• 26% of cats fed the maintenance diet had uremic episodes (26%), compared with 0% cats fed the renal diet
  • At the conclusion of the study, 5 (21.7%) cats in the maintenance diet group had died from renal causes and there were no renal-related deaths in the renal diet group.
  • There were no significant differences in quality of life as perceived by owners responding to a questionnaire.
  • Owners impressions of cats willingness to consume the diets did not differ between groups


Because pets with kidney disease cannot conserve water by making concentrated urine, their water intake is very important to prevent dehydration. Make sure they always have plenty of fresh water available. If the pet is not eating well, or is vomiting, then s(he) may not be drinking enough and may get dehydrated. Pets can be encouraged to drink by giving them flavored broths in addition to plain water. The broth should be low in sodium and its best to discuss with your veterinarian other ingredients in the broth to make sure it doesn't contain substances that will make the kidneys work harder.

Water soluble vitamins like B and C are lost in greater amounts when the pet is urinating greater amounts. Kidney diets contain increased amounts of water soluble vitamins so additional vitamins do not need to be given unless a homemade diet is being fed.


Lack of appetite and increased loss of potassium in urine may result in low body potassium (hypokalemia). Cats with CKD are more likely to have low body potassium than are dogs. Cats with low potassium may develop painful muscles. Both cats and dogs may be weak when potassium is low. Cat kidney diets contain higher levels of potassium so additional supplementation is probably not needed unless the cat shows signs of muscle pain. Potassium gluconate or citrate can be given by mouth if potassium supplementation is needed. Potassium chloride is acidifying and is not recommended.

Phosphorus, calcium and PTH

Pets with CKD usually have increased blood phosphorus. In health, phosphorus and calcium are controlled by a hormone called parathyroid hormone (PTH). PTH works with vitamin D on the intestine, kidney and bone to keep calcium and phosphorus normal. As the kidneys fail the amount of PTH in the body is elevated and the amount of vitamin D is reduced. Elevated PTH itself may be responsible for some of the signs shown by pets with CKD. PTH draws calcium and phosphorus from the bones which can weaken bones which can lead to bone fracture.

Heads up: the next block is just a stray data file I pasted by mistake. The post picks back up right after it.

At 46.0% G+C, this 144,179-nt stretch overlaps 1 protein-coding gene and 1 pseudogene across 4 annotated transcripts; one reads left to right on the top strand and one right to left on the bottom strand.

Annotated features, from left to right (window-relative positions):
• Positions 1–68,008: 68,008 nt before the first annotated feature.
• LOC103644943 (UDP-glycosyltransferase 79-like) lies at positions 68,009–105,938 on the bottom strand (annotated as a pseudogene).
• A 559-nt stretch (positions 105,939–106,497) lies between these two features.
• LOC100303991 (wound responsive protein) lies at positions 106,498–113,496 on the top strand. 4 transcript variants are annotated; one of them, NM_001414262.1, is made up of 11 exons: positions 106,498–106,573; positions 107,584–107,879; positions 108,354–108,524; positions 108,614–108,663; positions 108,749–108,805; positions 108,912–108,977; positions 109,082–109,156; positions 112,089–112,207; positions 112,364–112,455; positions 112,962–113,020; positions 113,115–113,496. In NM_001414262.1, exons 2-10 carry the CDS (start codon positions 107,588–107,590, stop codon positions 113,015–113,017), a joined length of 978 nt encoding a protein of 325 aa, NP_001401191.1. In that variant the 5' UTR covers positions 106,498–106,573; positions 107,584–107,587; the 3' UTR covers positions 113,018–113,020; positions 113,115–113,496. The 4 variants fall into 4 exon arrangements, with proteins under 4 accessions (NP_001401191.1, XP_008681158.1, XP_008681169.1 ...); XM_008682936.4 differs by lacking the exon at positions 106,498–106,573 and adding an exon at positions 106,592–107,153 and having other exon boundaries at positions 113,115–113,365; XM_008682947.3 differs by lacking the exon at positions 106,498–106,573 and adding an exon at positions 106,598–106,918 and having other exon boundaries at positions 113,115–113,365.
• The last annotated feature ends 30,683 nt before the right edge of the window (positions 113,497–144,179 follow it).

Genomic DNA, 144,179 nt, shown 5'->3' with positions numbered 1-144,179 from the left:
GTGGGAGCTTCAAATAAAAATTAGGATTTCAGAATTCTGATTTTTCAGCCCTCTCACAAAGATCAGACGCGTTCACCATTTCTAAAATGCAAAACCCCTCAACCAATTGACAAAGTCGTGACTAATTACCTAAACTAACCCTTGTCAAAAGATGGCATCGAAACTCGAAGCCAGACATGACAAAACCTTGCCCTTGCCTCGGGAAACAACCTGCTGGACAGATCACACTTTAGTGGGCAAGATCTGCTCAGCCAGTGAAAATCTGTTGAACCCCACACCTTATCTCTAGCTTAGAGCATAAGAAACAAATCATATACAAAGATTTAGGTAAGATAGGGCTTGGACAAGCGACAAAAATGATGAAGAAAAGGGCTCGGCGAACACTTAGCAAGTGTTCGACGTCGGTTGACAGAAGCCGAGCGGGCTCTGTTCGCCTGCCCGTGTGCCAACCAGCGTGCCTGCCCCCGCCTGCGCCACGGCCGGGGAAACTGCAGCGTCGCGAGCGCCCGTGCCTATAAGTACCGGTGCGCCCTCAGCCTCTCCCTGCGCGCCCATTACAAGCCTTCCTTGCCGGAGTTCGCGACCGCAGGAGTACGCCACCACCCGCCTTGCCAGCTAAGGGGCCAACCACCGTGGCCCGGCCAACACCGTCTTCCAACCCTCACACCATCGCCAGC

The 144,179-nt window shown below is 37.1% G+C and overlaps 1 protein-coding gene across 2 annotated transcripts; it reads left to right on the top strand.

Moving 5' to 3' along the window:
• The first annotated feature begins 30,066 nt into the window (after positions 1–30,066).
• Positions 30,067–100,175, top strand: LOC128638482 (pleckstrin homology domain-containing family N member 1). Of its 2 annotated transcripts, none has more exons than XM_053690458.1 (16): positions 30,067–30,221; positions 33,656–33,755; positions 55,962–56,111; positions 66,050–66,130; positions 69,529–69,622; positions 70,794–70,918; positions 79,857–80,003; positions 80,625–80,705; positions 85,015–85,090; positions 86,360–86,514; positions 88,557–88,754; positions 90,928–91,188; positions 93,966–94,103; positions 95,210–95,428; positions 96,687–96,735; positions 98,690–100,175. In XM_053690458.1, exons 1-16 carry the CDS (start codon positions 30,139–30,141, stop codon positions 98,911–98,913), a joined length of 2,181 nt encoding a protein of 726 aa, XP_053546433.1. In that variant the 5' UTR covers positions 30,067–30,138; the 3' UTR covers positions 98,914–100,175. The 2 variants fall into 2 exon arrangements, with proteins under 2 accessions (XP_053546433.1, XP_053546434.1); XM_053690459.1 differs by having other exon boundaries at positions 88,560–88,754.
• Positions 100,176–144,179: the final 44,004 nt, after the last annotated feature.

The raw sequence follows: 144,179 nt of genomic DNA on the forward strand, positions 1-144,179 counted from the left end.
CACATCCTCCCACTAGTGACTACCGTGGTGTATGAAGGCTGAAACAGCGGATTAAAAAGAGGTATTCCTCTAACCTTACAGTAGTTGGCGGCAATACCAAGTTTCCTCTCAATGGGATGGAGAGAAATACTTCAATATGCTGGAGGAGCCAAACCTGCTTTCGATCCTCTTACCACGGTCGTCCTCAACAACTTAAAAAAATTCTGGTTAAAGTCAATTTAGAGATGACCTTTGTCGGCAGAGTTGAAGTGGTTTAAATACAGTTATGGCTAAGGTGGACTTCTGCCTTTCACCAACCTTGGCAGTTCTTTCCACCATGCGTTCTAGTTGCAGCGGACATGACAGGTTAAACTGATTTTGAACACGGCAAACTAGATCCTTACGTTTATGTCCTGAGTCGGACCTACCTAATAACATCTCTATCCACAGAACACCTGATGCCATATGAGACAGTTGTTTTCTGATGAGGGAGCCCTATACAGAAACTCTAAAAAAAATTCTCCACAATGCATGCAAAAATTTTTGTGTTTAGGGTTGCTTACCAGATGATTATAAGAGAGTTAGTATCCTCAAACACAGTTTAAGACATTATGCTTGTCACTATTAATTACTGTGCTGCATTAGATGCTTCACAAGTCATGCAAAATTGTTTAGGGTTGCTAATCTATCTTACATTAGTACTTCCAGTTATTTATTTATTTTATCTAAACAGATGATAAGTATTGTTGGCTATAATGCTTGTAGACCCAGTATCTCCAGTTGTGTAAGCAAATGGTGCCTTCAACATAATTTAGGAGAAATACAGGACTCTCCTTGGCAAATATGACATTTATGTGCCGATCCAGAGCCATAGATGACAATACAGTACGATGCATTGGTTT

Kidney diets typically contain reduced phosphorus and an appropriate amount of calcium but if phosphorus remains elevated when the pet is eating a kidney diet then phosphorus can be tied up in the intestinal tract so it can be eliminated in the stool. Intestinal phosphate binding agents include aluminum carbonate, aluminum hydroxide, aluminum oxide, calcium citrate, calcium acetate and calcium carbonate and sevelamer hydrochloride. Phosphate binding agents which contain calcium should not be used until blood phosphorus is normal to prevent calcium and phosphorus from combining and precipitating in tissues including the kidneys. It is not usually necessary to give additional calcium but if a pet has low blood calcium, the phosphorus should be normalized before giving calcium. Even when blood phosphorus is normalized, PTH levels are still higher than normal. The administration of low doses of vitamin D (1, 25 dihydroxycholecalciferol [calcitriol]) will suppress PTH and possibly slow the rate of progression of kidney deterioration.

It is not 100% agreed that giving your pet calcitriol will slow the deterioration of the kidneys.


Some pets with CKD will have an acid blood pH. Kidney diets are designed to counteract the acidosis but very sick animals that are hospitalized may need addition treatment to correct the acidosis.


Diseased kidneys are less efficient at regulating sodium and sodium in turn helps control blood volume and pressure. Excess sodium can lead to water retention and not enough sodium can lead to dehydration. When changing diets that contain different amounts of sodium (kidney diets usually have less sodium than regular diets) make the change gradually over several weeks. Use caution when giving your pet table scraps or treats that may be high in sodium.